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  6. Dominance in Dogs as Rated by Owners Corresponds to Ethologically Valid Markers of Dominance
  1. Home
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  6. Dominance in Dogs as Rated by Owners Corresponds to Ethologically Valid Markers of Dominance

Dominance in Dogs as Rated by Owners Corresponds to Ethologically Valid Markers of Dominance

Enikő Kubinyi and Lisa J. Wallis 2019

Key Points:

  • Authors provide an excellent overview of recent studies on dominance and hierarchy in free-ranging as well as pet dogs.
  • Behaviors associated with perceived dominance are in agreement with those previously identified as markers of dominance
  • When asked to rate their pairs of dogs on 21 behaviors, as well as to indicate which dog, they thought was more dominant, owners consistently rated the more dominant dog as:
    • Getting priority access to resources
    • Leading or defending the group
    • Winning more fights
    • Over-marking the others' urination
    • Accepting more muzzle licks
    • Being smarter and older

ABSTRACT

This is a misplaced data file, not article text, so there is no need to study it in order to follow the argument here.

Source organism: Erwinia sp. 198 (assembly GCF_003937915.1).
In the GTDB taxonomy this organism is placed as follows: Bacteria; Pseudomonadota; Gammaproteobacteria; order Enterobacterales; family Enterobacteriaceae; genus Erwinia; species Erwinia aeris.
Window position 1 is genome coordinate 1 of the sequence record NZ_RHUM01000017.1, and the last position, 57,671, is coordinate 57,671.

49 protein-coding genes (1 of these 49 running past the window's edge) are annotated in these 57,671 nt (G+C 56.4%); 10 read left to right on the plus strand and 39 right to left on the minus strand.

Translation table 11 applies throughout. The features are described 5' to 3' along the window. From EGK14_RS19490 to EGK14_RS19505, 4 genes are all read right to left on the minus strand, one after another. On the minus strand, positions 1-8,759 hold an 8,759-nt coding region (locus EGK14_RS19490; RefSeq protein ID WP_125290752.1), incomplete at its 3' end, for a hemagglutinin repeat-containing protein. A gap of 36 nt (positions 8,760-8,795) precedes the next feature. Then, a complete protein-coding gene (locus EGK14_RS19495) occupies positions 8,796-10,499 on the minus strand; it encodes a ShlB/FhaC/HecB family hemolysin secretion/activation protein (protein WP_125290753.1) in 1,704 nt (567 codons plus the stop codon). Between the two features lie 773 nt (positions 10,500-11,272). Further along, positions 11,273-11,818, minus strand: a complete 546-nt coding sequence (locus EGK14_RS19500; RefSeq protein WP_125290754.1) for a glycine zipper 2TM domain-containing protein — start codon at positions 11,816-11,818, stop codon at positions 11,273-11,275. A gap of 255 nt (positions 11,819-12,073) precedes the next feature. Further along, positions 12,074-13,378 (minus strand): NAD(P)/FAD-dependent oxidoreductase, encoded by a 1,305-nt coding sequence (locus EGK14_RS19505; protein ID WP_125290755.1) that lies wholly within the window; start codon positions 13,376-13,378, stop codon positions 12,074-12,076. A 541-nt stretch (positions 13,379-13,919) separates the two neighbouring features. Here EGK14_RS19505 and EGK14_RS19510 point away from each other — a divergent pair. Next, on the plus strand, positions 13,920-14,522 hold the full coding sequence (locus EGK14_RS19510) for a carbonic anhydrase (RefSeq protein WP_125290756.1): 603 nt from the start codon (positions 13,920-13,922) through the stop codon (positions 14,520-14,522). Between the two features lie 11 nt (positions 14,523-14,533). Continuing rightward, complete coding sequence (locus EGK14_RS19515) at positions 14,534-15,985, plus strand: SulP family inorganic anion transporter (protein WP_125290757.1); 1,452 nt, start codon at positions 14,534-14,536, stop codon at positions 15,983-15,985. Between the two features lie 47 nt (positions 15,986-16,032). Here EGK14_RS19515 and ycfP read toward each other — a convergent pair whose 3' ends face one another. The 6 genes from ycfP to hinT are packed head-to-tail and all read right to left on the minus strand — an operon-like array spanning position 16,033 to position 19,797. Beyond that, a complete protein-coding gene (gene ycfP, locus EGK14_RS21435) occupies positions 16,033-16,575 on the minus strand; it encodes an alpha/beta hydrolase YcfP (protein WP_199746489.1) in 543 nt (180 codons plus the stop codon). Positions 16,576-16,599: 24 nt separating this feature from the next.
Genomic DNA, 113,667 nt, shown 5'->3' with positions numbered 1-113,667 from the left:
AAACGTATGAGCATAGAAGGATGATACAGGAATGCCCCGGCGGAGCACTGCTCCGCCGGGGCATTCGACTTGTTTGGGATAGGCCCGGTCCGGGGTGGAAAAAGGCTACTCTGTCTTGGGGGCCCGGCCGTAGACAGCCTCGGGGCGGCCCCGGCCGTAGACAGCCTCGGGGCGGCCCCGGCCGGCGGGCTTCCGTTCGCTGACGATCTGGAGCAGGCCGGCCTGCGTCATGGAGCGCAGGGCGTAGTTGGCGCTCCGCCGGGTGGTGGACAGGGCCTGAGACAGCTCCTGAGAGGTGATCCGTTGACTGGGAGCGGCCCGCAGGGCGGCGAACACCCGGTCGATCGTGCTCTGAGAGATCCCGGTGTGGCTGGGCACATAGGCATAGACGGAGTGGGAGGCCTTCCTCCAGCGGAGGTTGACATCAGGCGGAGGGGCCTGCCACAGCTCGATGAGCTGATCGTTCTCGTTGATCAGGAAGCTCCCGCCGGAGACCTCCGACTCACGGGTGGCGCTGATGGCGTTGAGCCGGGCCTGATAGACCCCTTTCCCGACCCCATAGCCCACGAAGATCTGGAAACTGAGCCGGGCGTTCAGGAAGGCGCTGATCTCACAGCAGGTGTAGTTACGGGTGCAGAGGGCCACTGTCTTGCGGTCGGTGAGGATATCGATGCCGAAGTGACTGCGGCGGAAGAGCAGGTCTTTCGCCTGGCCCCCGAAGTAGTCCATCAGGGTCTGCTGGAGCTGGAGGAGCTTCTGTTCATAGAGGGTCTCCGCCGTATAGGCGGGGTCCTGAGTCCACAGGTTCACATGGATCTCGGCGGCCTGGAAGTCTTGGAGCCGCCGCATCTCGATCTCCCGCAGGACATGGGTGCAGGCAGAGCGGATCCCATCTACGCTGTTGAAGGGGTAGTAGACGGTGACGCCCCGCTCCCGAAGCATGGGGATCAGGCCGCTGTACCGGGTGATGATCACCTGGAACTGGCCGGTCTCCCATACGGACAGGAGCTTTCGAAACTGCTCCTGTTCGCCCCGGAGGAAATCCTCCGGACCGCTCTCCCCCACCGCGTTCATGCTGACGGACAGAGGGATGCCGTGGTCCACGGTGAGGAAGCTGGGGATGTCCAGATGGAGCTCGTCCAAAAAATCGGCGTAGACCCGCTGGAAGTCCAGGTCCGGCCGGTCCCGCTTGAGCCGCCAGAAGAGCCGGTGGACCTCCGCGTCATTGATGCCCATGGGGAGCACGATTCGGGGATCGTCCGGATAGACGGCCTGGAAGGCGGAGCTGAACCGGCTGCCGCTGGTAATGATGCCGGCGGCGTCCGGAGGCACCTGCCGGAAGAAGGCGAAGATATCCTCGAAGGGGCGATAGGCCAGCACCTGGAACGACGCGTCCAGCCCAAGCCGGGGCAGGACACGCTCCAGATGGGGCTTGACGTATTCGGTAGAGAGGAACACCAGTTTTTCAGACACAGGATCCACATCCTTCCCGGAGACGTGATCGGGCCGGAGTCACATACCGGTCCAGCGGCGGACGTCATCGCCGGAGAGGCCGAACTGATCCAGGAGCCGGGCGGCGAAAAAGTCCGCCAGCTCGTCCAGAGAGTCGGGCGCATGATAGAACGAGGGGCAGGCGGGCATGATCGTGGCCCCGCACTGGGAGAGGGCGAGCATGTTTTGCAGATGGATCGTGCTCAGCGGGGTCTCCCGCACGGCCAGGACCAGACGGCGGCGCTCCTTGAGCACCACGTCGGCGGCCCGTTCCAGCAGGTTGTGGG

Dominance is well defined in ethology, debated in psychology, and is often unclear among the dog owning public and in the press. However, to date, no study has examined how owners perceive dominance in dogs, and what different behaviours and personality types are used to describe dominant and subordinate individuals. A questionnaire study was launched to investigate the external validity of owner-derived estimates of dominance in dog dyads sharing the same household (N = 1,151). According to the owners, dogs rated as dominant (87%) have priority access to resources (resting place, food, and rewards), undertake certain tasks (defend and lead the group, bark more), display dominance (win fights, lick the other’s mouth less, and mark over the other’s urine), share certain personality traits (smarter, more aggressive and impulsive), and are older than their partner dog (all p<0.0001). An age-related hypothesis has been suggested to explain dominance in dogs; but we found that dog age did not explain the occurrence of dominance related behaviours over the owners’ estimate of dominance status. Results suggest that owner-derived reports of dominance ranks of dogs living in multi-dog households correspond to ethologically valid behavioural markers of dominance. Size and physical condition were unrelated to the perceived dominance. Surprisingly, in mixed-sex dyads, females were more frequently rated as dominant than males, which might correspond to a higher proportion of neutered females in this subgroup. For future studies that wish to allocate dominance status using owner report, we offer a novel survey.

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